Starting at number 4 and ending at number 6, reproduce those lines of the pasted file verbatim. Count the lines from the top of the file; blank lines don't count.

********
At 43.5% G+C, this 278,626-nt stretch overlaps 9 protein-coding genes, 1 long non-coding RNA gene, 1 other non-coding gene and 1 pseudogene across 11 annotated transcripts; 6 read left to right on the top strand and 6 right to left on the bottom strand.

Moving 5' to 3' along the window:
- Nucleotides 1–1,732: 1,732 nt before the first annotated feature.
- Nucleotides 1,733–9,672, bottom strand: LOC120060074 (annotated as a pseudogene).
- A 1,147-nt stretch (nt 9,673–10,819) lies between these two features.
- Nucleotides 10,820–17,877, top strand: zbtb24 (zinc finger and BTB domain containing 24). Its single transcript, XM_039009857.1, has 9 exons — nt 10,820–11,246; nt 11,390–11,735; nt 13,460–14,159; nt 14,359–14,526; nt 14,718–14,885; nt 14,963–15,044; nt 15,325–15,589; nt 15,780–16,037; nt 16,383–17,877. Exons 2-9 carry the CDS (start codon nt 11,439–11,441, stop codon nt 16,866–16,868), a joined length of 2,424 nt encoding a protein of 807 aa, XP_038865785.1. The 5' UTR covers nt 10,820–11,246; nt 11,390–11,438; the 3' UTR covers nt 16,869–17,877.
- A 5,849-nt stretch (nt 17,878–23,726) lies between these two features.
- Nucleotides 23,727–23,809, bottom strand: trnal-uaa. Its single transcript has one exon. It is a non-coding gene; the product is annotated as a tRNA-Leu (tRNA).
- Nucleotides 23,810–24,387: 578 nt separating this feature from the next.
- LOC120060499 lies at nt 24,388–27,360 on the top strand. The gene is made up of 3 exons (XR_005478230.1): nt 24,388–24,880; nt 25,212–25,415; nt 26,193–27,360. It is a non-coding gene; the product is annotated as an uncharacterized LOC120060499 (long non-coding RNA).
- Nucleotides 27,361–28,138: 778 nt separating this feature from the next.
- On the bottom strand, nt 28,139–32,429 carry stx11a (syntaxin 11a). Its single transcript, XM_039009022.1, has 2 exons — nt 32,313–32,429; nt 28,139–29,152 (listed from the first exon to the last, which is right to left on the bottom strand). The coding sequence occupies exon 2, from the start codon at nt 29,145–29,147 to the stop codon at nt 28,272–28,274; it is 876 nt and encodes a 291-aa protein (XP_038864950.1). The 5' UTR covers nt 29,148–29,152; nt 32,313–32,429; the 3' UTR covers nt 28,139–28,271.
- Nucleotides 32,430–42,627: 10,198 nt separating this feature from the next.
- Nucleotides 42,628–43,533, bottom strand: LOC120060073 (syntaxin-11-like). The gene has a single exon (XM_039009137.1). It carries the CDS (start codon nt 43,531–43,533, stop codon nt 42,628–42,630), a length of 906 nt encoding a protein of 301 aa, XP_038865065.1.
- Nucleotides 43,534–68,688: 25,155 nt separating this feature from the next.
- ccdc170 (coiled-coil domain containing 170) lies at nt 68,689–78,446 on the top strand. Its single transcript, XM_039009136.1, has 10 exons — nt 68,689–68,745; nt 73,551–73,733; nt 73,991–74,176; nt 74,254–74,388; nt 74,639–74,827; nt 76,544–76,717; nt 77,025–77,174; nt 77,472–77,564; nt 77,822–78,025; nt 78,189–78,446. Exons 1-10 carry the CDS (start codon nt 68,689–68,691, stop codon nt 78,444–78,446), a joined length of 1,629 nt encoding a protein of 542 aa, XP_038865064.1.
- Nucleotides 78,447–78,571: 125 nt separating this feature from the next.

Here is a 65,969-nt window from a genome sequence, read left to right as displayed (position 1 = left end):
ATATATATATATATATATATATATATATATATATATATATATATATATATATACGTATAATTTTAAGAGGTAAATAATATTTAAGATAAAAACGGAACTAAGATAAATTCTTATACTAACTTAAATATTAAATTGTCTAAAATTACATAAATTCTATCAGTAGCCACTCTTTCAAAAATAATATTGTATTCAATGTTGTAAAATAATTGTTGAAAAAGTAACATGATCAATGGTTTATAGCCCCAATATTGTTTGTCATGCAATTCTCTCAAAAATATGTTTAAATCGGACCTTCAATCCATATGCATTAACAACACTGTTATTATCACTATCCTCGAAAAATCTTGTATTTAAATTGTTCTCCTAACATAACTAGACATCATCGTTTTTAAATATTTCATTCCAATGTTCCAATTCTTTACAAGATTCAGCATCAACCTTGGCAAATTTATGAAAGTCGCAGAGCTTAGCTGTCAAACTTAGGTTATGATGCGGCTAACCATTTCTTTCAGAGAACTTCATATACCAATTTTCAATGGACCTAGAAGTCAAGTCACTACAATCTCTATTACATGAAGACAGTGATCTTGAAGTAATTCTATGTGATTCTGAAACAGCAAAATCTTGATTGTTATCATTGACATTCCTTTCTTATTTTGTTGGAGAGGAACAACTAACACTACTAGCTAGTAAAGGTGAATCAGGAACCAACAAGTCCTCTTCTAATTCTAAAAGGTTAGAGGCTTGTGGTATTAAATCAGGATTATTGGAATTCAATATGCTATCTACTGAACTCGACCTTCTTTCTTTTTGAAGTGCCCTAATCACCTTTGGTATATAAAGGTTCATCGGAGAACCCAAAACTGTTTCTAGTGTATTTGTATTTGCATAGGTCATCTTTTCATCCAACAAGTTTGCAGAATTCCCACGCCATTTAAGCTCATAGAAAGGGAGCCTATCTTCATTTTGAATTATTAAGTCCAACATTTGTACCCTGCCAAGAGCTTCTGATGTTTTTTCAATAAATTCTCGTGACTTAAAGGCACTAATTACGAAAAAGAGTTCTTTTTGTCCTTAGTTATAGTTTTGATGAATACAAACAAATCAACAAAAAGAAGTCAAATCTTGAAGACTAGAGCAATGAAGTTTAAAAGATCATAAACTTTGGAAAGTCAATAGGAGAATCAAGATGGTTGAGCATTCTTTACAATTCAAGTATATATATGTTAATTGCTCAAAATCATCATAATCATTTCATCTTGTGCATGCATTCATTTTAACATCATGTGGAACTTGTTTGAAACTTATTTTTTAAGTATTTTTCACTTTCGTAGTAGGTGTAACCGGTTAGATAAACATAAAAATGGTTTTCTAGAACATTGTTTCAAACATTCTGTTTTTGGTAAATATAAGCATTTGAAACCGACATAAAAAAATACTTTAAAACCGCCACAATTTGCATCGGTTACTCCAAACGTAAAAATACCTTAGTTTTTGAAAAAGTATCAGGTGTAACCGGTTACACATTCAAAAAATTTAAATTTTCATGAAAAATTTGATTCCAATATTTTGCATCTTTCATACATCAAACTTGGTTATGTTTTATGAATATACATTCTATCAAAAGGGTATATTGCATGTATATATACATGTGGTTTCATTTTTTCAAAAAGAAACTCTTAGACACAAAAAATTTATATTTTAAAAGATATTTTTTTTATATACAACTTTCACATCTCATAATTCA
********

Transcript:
- Nucleotides 1,733–9,672, bottom strand: LOC120060074 (annotated as a pseudogene).
- A 1,147-nt stretch (nt 9,673–10,819) lies between these two features.
- Nucleotides 10,820–17,877, top strand: zbtb24 (zinc finger and BTB domain containing 24). Its single transcript, XM_039009857.1, has 9 exons — nt 10,820–11,246; nt 11,390–11,735; nt 13,460–14,159; nt 14,359–14,526; nt 14,718–14,885; nt 14,963–15,044; nt 15,325–15,589; nt 15,780–16,037; nt 16,383–17,877. Exons 2-9 carry the CDS (start codon nt 11,439–11,441, stop codon nt 16,866–16,868), a joined length of 2,424 nt encoding a protein of 807 aa, XP_038865785.1. The 5' UTR covers nt 10,820–11,246; nt 11,390–11,438; the 3' UTR covers nt 16,869–17,877.